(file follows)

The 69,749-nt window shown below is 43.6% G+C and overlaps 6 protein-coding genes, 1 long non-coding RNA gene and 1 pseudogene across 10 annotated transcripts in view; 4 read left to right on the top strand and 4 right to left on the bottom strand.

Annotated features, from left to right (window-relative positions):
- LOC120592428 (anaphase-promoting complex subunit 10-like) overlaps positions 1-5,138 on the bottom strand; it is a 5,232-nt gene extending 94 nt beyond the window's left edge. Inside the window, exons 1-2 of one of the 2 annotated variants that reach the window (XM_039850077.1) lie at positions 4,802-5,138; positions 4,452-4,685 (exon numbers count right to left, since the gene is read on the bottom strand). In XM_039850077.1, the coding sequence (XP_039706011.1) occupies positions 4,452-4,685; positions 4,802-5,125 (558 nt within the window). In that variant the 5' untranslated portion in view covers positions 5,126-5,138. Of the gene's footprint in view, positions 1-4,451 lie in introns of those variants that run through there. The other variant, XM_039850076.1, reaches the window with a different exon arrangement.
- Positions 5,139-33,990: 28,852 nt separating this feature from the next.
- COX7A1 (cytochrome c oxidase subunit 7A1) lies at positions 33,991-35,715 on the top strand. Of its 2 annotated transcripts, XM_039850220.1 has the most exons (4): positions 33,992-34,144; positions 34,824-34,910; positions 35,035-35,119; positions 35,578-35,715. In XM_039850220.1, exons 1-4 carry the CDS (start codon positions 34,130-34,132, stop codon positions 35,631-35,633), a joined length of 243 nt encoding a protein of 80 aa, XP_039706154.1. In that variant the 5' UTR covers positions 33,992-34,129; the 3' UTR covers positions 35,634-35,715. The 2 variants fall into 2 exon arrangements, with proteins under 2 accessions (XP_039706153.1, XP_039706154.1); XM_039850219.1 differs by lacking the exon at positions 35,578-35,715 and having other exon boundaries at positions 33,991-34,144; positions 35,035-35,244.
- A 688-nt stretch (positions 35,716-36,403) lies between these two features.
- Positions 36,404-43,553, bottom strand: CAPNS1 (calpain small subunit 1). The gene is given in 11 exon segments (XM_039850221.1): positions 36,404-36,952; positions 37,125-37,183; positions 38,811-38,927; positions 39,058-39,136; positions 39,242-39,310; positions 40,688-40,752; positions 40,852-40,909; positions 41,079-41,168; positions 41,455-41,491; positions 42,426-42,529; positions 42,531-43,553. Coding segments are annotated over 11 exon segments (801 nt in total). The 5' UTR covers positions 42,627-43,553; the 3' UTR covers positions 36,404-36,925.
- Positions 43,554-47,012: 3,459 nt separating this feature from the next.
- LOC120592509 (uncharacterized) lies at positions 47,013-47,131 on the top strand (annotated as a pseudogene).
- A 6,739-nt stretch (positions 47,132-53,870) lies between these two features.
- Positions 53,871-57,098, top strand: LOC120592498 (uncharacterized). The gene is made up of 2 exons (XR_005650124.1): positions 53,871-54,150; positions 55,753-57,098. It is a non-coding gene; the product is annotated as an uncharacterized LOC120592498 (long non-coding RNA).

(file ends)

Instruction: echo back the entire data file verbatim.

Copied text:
The 69,749-nt window shown below is 43.6% G+C and overlaps 6 protein-coding genes, 1 long non-coding RNA gene and 1 pseudogene across 10 annotated transcripts in view; 4 read left to right on the top strand and 4 right to left on the bottom strand.

Annotated features, from left to right (window-relative positions):
- LOC120592428 (anaphase-promoting complex subunit 10-like) overlaps positions 1-5,138 on the bottom strand; it is a 5,232-nt gene extending 94 nt beyond the window's left edge. Inside the window, exons 1-2 of one of the 2 annotated variants that reach the window (XM_039850077.1) lie at positions 4,802-5,138; positions 4,452-4,685 (exon numbers count right to left, since the gene is read on the bottom strand). In XM_039850077.1, the coding sequence (XP_039706011.1) occupies positions 4,452-4,685; positions 4,802-5,125 (558 nt within the window). In that variant the 5' untranslated portion in view covers positions 5,126-5,138. Of the gene's footprint in view, positions 1-4,451 lie in introns of those variants that run through there. The other variant, XM_039850076.1, reaches the window with a different exon arrangement.
- Positions 5,139-33,990: 28,852 nt separating this feature from the next.
- COX7A1 (cytochrome c oxidase subunit 7A1) lies at positions 33,991-35,715 on the top strand. Of its 2 annotated transcripts, XM_039850220.1 has the most exons (4): positions 33,992-34,144; positions 34,824-34,910; positions 35,035-35,119; positions 35,578-35,715. In XM_039850220.1, exons 1-4 carry the CDS (start codon positions 34,130-34,132, stop codon positions 35,631-35,633), a joined length of 243 nt encoding a protein of 80 aa, XP_039706154.1. In that variant the 5' UTR covers positions 33,992-34,129; the 3' UTR covers positions 35,634-35,715. The 2 variants fall into 2 exon arrangements, with proteins under 2 accessions (XP_039706153.1, XP_039706154.1); XM_039850219.1 differs by lacking the exon at positions 35,578-35,715 and having other exon boundaries at positions 33,991-34,144; positions 35,035-35,244.
- A 688-nt stretch (positions 35,716-36,403) lies between these two features.
- Positions 36,404-43,553, bottom strand: CAPNS1 (calpain small subunit 1). The gene is given in 11 exon segments (XM_039850221.1): positions 36,404-36,952; positions 37,125-37,183; positions 38,811-38,927; positions 39,058-39,136; positions 39,242-39,310; positions 40,688-40,752; positions 40,852-40,909; positions 41,079-41,168; positions 41,455-41,491; positions 42,426-42,529; positions 42,531-43,553. Coding segments are annotated over 11 exon segments (801 nt in total). The 5' UTR covers positions 42,627-43,553; the 3' UTR covers positions 36,404-36,925.
- Positions 43,554-47,012: 3,459 nt separating this feature from the next.
- LOC120592509 (uncharacterized) lies at positions 47,013-47,131 on the top strand (annotated as a pseudogene).
- A 6,739-nt stretch (positions 47,132-53,870) lies between these two features.
- Positions 53,871-57,098, top strand: LOC120592498 (uncharacterized). The gene is made up of 2 exons (XR_005650124.1): positions 53,871-54,150; positions 55,753-57,098. It is a non-coding gene; the product is annotated as an uncharacterized LOC120592498 (long non-coding RNA).